Sitting near my keyboard is an iftar invitation. The word iftar is an Arabic word used to describe a gathering where people break their Ramadan fast. My invitation was to join friends and colleagues of Mr Issam Darwich, a religious scholar of Lebanese heritage. He lives and works in the south western Sydney suburb of Greenacre, home to a large Arabic-speaking population.
But this was no ordinary iftar invitation. Issam Darwich is the local Bishop of the Melkite Catholic Community. Yet if Bishop Darwich telephoned a talkback radio station and announced he was holding an iftar for Ramadan, what would listeners assume to be his religious affiliation?
And so we live in a country where the name of a Catholic bishop isn't readily identified as Christian. Aren't we a nation built upon a Christian ethic? Don't we have an established Christian heritage? Aren't Western culture and civilisation distinctly, uniquely and inherently Christian?
It isn't for me, a non-Christian, to be telling Christian readers how they should understand their faith. I have some exposure to Christianity, having spent a decade studying at Sydney's only Anglican Cathedral school. Then again, many Anglicans wouldn't accept exposure to the Sydney Diocese as counting for much.
The way mainstream Australia understands Christianity affects me as an Australian non-Christian. It also affects many Christians who don't meet the Christian stereotype. I often blame my stigmatisation and marginalisation on people stereotyping me on the basis of my faith. Yet the worst and most damaging stereotype of all is that of Christianity. And ironically, Christianity is subjected to inaccurate stereotypes allegedly for its own protection.
So I often put up with having Christianity rubbed in my face by politicians known for their Christian devotion. I'm not just talking about the likes of Peter Costello who spend so much time pleasing Pastor Danny Nalliah at my expense. I'm also talking about Tony Abbott, one of the few Howard Government ministers who openly supported multiculturalism and refused to use Australia's “Christian heritage” to wedge out non-Christians from the mainstream.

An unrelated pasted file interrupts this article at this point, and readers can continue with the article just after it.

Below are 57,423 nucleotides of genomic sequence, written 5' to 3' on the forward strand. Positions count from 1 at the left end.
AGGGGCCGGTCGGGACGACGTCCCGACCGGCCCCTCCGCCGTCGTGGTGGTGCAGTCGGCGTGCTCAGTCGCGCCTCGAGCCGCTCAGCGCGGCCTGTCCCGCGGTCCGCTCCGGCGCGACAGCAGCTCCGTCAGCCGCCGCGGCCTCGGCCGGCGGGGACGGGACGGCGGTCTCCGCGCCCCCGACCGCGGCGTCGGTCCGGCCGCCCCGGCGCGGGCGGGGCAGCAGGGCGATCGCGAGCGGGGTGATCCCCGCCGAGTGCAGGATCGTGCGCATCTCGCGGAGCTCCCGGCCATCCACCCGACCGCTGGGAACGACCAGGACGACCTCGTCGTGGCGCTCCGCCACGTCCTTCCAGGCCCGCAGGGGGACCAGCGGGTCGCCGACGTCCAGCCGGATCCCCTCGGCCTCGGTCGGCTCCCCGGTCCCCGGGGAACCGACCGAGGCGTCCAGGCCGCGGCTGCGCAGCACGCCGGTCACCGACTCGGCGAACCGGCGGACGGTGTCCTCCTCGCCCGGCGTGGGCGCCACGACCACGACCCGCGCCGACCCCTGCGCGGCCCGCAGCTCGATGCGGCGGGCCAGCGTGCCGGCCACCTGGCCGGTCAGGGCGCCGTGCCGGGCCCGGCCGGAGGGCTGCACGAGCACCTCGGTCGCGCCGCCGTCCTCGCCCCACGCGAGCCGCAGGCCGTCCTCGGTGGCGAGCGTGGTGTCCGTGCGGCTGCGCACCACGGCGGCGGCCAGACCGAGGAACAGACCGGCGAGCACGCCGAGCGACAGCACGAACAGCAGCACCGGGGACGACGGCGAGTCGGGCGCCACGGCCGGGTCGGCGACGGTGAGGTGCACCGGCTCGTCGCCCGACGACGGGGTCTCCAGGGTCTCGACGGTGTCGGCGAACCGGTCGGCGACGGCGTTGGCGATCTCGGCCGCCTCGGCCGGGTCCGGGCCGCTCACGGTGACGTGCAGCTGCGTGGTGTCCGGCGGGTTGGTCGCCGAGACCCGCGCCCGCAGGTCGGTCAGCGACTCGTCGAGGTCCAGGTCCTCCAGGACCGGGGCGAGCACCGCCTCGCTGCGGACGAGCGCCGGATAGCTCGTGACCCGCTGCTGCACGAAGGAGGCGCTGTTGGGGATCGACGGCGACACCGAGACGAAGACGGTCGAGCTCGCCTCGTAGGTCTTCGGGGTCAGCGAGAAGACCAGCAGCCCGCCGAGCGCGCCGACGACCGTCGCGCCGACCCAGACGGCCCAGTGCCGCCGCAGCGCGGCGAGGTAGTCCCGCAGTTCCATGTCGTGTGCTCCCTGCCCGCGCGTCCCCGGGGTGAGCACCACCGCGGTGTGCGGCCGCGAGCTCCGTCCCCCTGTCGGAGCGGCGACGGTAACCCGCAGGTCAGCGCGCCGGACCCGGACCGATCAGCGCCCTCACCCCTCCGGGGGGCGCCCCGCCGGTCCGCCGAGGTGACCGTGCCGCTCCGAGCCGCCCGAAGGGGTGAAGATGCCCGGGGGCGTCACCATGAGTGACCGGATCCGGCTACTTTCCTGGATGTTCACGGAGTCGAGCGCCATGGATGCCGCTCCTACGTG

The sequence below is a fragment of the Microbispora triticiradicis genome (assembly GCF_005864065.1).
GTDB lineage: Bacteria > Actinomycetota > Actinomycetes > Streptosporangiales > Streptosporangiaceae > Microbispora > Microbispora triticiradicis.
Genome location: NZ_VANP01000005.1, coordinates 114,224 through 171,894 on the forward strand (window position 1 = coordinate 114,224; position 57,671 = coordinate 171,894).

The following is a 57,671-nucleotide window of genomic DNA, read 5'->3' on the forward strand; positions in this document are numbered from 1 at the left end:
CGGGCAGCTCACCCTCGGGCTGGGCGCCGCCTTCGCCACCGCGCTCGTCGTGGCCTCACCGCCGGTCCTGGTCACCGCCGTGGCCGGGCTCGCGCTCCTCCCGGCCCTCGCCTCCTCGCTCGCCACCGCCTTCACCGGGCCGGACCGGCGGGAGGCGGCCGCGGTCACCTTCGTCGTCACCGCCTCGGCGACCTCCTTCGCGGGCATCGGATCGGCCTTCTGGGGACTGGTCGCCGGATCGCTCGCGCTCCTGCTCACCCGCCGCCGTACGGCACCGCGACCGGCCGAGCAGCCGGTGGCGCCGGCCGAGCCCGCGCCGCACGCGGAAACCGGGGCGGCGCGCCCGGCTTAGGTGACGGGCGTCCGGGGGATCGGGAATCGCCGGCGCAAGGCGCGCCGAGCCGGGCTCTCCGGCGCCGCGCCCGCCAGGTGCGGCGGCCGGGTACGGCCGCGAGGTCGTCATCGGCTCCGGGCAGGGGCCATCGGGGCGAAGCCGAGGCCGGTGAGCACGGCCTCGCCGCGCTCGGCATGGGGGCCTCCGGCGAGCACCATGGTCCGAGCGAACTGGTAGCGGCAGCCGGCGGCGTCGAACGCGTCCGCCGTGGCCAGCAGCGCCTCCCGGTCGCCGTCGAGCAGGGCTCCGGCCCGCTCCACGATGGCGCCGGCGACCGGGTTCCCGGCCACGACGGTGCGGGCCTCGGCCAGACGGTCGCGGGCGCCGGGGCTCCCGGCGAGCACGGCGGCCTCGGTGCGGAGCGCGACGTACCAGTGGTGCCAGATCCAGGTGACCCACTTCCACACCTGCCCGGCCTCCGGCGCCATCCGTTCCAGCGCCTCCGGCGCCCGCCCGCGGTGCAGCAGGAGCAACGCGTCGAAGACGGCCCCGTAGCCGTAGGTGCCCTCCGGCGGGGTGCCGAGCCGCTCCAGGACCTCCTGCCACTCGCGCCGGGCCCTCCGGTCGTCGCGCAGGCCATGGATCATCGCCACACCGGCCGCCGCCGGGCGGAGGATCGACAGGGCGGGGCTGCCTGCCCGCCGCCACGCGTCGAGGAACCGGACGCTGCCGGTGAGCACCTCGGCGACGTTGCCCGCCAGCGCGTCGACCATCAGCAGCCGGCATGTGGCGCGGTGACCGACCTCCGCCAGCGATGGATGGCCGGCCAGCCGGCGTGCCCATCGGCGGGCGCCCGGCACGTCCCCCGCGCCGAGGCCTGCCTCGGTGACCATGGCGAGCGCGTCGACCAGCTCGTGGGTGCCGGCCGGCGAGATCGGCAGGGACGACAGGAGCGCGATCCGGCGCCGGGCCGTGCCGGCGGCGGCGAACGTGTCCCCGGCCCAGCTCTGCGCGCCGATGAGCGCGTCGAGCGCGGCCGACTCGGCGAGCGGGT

During an episode of ABC TV's Q&A on August 27, Mr Abbott claimed, “I think everyone who has grown up in a western country is profoundly shaped and formed by the New Testament, because this is the core document of our civilisation”. In other words, he linked being Christian with being Western.
He went on to make both Jews and Muslims feel somewhat left out of the “western civilisation equation” when he described the Koran as “the Old Testament on steroids”.
As a South Asian Muslim, I'd like to think many Christian believers would be as incensed by attempts to treat Christianity as a uniquely Western phenomenon as I am when Islam is treated as a uniquely Arab phenomenon. Talking about monolithic and mutually exclusive Christian and Muslim “civilisations” and “countries” is nonsense.
This fixation with Christianity as a Western faith defies Christian reality. We often forget that Dili and Manila have probably a higher proportion of their populations Catholic than most Australian cities.
I wonder how many Catholics often associate the skin tones, exotic culture and poverty of the world's largest Catholic continent with Catholicism. How many Australian Catholics would recognise the popular beliefs and practices (such as adorning churches with a dark-skinned Jesus) of their Latin American co-religionists?
Naturally if I were to make an ambit criticism of Christianity based on the extreme poverty and draconian politics of Latin America, Catholics would be justified in poking their fingers at me and ridiculing my simplistic reasoning.
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